Distributors Having Fun

“We are stewards of the community,” says Marion Massinople, president of Mabscott Supply Company, “and as business owners, we have a responsibility not only to our customers and our employees, but to the communities in which we serve.”

A lot has been written about giving back to those communities, the communities where we work and live. Without exception, GAWDA members, both Active and Associate, have a stake in those communities. And without exception, GAWDA members are putting their talents to work to make those communities better.

There is probably not a distributor alive who has not been asked to donate helium to fill balloons for a school activity, or to put their talents for making money to use at a local fundraiser. Stewardship reaps rewards, and giving back comes back tenfold in a variety of ways, including good PR and perhaps a few new sales. 2006 GAWDA President Whip Seaman of Corp Brothers (Providence, RI), who serves as trustee for a community foundation that gives money away to needy groups in Rhode Island, summarizes what it means to be a steward…“We meet, we manage the money, and we give it away. It’s fun!”

Here’s to Distributors Having Fun…in ways creative and heartwarming and necessary.

Connecting to Customers Through Community

“Everyone has a story,” says LeeAnn Ryan, treasurer at Miller Welding Supply Co. (Grand Rapids, MI). And when it comes to GAWDA members giving back to their local communities, Ryan is right. Most distributors have their own stories about donating to groups like the United Way, Make-A-Wish, Special Olympics and hundreds of other needy charities. For MWSC, the charity of choice is Hospice of Michigan. “Everyone who works here has been touched by Hospice,” Ryan says, pointing to the work Hospice does for dying patients.

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Paul Vencanto, aka “SuperFundraising Sales Rep,” (center) helped Miller Welding Supply earn the distinction of “Outstanding Corporate Partner.” Hospice of Michigan President Dottie Deramo and Vice Chair Dr. Jim Fahner join Miller Welding Supply employees for the 2006 Walk.

For years, employees participated in the Hospice’s annual 5K fundraising walk. Five years ago, “We wanted to kick it up a notch,” says Ryan. Inspired by their father, Jerry Clay, who visited customers with two gas grills in the back of his truck sohe could cook lunch for them, Ryan and her brothers, MWSC president, Michael Clay, and Patrick Clay, vice president, decided to bring the customers to them. The company hosts a barbeque fundraiser, charging customers $10 for all they can eat. Held from 11 a.m. to 2 p.m., all proceeds from this one-day event go to the Hospice. Food—made and served by company management and employees—includes burgers, braut and Jerry Clay’s famous pulled pork. Last May, MWSC held its 5th Annual Barbeque for Hospice, and in a matter of three hours, raised $5,600.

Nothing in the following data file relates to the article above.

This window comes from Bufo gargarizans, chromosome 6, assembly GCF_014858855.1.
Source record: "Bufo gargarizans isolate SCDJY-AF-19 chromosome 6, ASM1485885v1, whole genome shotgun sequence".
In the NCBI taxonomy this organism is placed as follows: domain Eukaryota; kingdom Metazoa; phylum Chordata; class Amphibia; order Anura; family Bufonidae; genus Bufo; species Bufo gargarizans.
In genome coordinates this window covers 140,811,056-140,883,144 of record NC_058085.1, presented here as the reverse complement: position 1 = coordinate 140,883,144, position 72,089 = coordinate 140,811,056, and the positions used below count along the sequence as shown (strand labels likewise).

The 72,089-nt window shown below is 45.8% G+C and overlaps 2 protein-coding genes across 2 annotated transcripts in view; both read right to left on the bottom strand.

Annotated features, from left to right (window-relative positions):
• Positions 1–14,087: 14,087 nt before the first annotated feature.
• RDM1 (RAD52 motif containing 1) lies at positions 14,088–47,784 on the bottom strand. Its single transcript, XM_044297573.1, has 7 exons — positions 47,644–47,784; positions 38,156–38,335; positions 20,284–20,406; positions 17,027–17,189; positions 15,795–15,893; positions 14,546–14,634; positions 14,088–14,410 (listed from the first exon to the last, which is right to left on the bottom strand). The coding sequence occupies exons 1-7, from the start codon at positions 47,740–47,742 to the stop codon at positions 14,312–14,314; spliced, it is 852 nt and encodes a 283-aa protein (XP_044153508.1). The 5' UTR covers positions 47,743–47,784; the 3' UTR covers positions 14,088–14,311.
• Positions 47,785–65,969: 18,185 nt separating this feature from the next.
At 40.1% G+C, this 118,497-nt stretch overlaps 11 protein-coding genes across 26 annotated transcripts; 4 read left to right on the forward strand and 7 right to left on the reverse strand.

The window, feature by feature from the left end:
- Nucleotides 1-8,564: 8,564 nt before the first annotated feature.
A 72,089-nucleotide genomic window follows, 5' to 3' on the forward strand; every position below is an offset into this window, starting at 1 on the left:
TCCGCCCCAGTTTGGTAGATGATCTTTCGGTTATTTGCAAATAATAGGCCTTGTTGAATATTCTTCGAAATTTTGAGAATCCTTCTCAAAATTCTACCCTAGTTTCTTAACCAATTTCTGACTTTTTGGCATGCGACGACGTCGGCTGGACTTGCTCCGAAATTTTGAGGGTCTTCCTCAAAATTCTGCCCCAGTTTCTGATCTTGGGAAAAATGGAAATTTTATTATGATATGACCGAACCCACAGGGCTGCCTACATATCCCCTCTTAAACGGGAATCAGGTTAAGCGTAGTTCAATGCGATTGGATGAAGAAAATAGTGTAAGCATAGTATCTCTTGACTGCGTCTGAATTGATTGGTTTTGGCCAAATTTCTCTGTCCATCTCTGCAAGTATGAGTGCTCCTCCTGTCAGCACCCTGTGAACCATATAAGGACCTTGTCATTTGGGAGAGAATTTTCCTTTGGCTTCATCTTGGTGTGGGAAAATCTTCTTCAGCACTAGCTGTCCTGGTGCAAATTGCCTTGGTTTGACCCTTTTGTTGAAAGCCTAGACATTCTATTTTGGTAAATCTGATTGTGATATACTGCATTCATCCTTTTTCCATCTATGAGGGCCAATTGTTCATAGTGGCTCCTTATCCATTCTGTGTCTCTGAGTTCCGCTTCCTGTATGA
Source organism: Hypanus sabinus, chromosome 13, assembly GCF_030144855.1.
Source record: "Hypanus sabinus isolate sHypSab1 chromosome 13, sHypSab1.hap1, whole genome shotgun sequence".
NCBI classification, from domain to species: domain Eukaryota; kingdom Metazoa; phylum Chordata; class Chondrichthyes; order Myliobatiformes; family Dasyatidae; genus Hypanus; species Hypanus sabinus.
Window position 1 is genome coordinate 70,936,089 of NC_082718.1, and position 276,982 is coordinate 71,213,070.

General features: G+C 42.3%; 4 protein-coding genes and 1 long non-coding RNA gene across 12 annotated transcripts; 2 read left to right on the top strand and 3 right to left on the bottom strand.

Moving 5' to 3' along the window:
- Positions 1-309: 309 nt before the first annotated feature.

“Our customers say they wouldn’t miss our barbeque for the world,” Ryan says, and part of the reason is that customers know MWSC is committed to them. Outside Sales Representative Paul Vencanto is an example. This year he raised $7,000 for the company’s contribution. “Paul has been known to drive six hours at one in the morning on a Sunday to troubleshoot because a customer is down,” Ryan says, “and they are very willing to return the favor at Hospice time. Plus,” Ryan adds, laughing, “he is a very competitive salesperson who doesn’t take ‘no’ for an answer.”

In 2006, the employees of MWSC raised more than $20,000 for Hospice of Michigan. In the process, the three-way connect among company, customers and community was sealed. There’s more…At GAWDA’s Spring Management Conference in Chicago last April, The Lincoln Electric Company approached Ryan with the offer to sponsor a $4,000 NASCAR VIP Dream Package to the GFS Marketplace 400 at the Michigan International Speedway. Raffle tickets brought in an additional $10,000 for the Hospice fund…and a lot of very favorable press for the company.


Children Are Our Future

In looking to give back to their communities, many distributors look at the backbone of the future: children and education. Through scholarships, equipment and financial donations to local schools, along with personal time, distributors always find themselves giving to kids.

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Lloyd Robinson (back row) goes back to school as Principal for a Day at a local junior high school.

Lloyd Robinson is president of AWISCO (Maspeth, NY), but for one day a year, he is principal of Oliver Wendell Holmes Intermediate School in Long Island City, and if you think dealing with disgruntled customers is tough, try teenagers in junior high. Being principal for a day is a program of the organization Public Education Needs Civic Involvement in Learning (PENCIL), and is geared toward building partnerships between businesses and public schools. Robinson’s favorite part of the day as principal is visiting classrooms and answering questions from students. “No matter what grade, the second question I am always asked is how much money I make.” He finds the question troubling and takes the opportunity to talk to students about studying hard and working hard. “They want to go from nothing to being a multi-millionaire overnight.” Robinson points out to this future workforce the importance of staying in school, being focused and achieving goals, and teaches them that “success takes hard work.”